The State wants to mediate several damages actions brought against it by retired Garda sergeant and whistleblower Maurice McCabe.
The High Court heard that the State is to write "an open letter" to Mr McCabe's solicitors in an effort to see if several actions brought by him against parties, including the Garda Commissioner, can be resolved through mediation.
The mediation offer was mentioned when one set of proceedings brought by Mr McCabe against parties including the Commissioner, the Justice Minister, the Attorney General, and former Garda commissioner Martin Callinan was mentioned before the court.
Mr McCabe's lawyers had filed a motion seeking a judgment against the parties over their alleged failure to file a defence to his claim.
Gerald Meehan, for the State defendants, said his clients had not filed a defence as it would not help bring the sides together in a bid to see if a "conciliatory mediation" could take place.
Counsel said the proposed mediation would involve all cases taken against the State by Mr McCabe.
Counsel said the State will write to Mr McCabe's solicitors Sean Costello & Co to see if mediation was possible.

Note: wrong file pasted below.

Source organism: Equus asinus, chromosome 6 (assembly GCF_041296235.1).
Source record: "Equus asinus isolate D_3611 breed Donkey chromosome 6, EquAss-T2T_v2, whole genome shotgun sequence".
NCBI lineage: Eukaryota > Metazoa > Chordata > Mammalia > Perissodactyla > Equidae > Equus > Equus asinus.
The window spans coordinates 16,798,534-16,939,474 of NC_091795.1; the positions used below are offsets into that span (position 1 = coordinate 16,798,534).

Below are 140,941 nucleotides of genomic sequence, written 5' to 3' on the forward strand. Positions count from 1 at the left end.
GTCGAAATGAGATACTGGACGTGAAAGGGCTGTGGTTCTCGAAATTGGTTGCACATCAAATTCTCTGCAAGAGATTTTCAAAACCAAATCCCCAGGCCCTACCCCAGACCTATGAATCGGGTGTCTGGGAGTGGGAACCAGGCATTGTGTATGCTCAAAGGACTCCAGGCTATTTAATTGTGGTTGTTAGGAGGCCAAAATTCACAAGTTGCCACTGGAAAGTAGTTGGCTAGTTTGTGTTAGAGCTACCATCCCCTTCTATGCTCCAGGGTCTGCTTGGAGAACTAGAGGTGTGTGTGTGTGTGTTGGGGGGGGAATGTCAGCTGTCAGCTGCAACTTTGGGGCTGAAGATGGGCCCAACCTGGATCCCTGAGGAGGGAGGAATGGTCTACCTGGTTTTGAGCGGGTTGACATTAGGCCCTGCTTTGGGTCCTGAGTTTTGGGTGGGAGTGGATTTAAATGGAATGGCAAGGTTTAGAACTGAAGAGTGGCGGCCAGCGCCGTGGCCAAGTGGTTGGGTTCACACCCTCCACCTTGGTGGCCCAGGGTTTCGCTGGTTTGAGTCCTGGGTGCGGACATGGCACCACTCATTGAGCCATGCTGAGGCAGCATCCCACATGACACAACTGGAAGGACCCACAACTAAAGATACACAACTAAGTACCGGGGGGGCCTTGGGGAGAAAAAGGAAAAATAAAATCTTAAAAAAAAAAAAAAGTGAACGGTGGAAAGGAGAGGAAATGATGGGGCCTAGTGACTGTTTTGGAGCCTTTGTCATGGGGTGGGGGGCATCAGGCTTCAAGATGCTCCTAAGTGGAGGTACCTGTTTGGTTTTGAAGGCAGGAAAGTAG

Emily Maloney, for Mr McCabe, expressed her client's concerns about any further delays in the cases. Ms Justice Leonie Reynolds adjourned the case against the State for three weeks.
The Judge said she understood Mr McCabe's concerns about delays, but in the circumstances was prepared to adjourn the matter.
Separately, a number of pretrial motions in actions taken by the retired sergeant, his wife, and their four children, against the HSE and Tusla, the Child and Family Agency (CFA), were also mentioned before the court.
The McCabes had brought applications seeking judgments against the HSE and the CFA over an alleged failure to file defences to their claims.
The applications in those cases, where the McCabes seek damages over the false sexual abuse allegations made against him, were struck out with the consent of the parties. It was also agreed that defendants could have an additional four weeks to file their defences to the claims.
Previously, the State admitted liability in personal injuries claims and a defamation action brought by Mr McCabe.
Last October, Mr McCabe retired from An Garda Síochána, following 30 years service, weeks after the publication of the Disclosures Tribunal report in which Mr Justice Peter Charleton described the Cavan-based sergeant as a genuine person who had done the State "considerable service".